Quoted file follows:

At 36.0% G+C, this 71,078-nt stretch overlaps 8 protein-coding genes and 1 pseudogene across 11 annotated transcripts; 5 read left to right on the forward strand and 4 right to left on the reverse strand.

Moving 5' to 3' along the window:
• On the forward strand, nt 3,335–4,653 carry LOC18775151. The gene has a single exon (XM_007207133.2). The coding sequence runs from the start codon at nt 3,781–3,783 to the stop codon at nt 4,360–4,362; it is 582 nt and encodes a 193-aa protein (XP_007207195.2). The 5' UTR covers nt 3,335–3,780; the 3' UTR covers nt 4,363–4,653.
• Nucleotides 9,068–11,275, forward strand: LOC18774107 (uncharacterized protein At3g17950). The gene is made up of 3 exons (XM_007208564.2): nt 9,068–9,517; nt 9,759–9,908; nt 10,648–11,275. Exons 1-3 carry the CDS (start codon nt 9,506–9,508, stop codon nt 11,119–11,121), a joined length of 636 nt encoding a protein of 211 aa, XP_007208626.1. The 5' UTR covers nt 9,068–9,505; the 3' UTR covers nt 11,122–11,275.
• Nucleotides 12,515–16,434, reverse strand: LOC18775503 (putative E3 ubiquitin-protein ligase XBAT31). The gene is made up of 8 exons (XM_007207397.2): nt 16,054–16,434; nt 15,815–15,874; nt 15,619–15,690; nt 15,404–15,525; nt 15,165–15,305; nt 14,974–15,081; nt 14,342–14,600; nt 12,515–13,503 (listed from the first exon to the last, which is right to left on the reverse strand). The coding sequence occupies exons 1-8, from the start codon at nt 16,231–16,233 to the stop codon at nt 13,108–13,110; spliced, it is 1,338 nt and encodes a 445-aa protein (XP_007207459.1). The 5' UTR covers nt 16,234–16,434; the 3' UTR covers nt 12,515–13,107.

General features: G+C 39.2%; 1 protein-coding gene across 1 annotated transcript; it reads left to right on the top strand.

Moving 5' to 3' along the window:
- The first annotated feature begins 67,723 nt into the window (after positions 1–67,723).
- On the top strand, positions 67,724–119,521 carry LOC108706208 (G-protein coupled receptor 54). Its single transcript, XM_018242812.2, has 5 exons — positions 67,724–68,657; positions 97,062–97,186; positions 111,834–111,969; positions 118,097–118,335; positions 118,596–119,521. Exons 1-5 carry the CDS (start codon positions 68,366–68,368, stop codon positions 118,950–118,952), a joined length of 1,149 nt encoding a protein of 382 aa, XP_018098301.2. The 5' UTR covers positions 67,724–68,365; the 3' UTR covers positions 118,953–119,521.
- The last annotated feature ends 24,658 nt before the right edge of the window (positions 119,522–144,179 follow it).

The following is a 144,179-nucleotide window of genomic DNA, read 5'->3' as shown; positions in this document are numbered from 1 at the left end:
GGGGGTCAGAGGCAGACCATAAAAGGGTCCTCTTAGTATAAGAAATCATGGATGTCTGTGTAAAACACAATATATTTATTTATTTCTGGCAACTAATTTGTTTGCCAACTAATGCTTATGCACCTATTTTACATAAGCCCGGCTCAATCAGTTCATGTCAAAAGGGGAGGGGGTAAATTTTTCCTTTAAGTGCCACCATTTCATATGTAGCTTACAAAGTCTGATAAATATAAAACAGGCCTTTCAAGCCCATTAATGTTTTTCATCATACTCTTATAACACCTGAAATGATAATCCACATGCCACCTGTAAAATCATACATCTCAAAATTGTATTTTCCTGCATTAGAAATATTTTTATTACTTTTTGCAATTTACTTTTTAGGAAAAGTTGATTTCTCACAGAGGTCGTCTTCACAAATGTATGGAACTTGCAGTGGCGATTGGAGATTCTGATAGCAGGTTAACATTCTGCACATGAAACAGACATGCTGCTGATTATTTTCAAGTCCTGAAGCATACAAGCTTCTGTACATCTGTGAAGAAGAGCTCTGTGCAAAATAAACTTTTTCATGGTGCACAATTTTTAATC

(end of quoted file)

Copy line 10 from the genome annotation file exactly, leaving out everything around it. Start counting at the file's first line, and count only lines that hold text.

- The last annotated feature ends 24,658 nt before the right edge of the window (positions 119,522–144,179 follow it).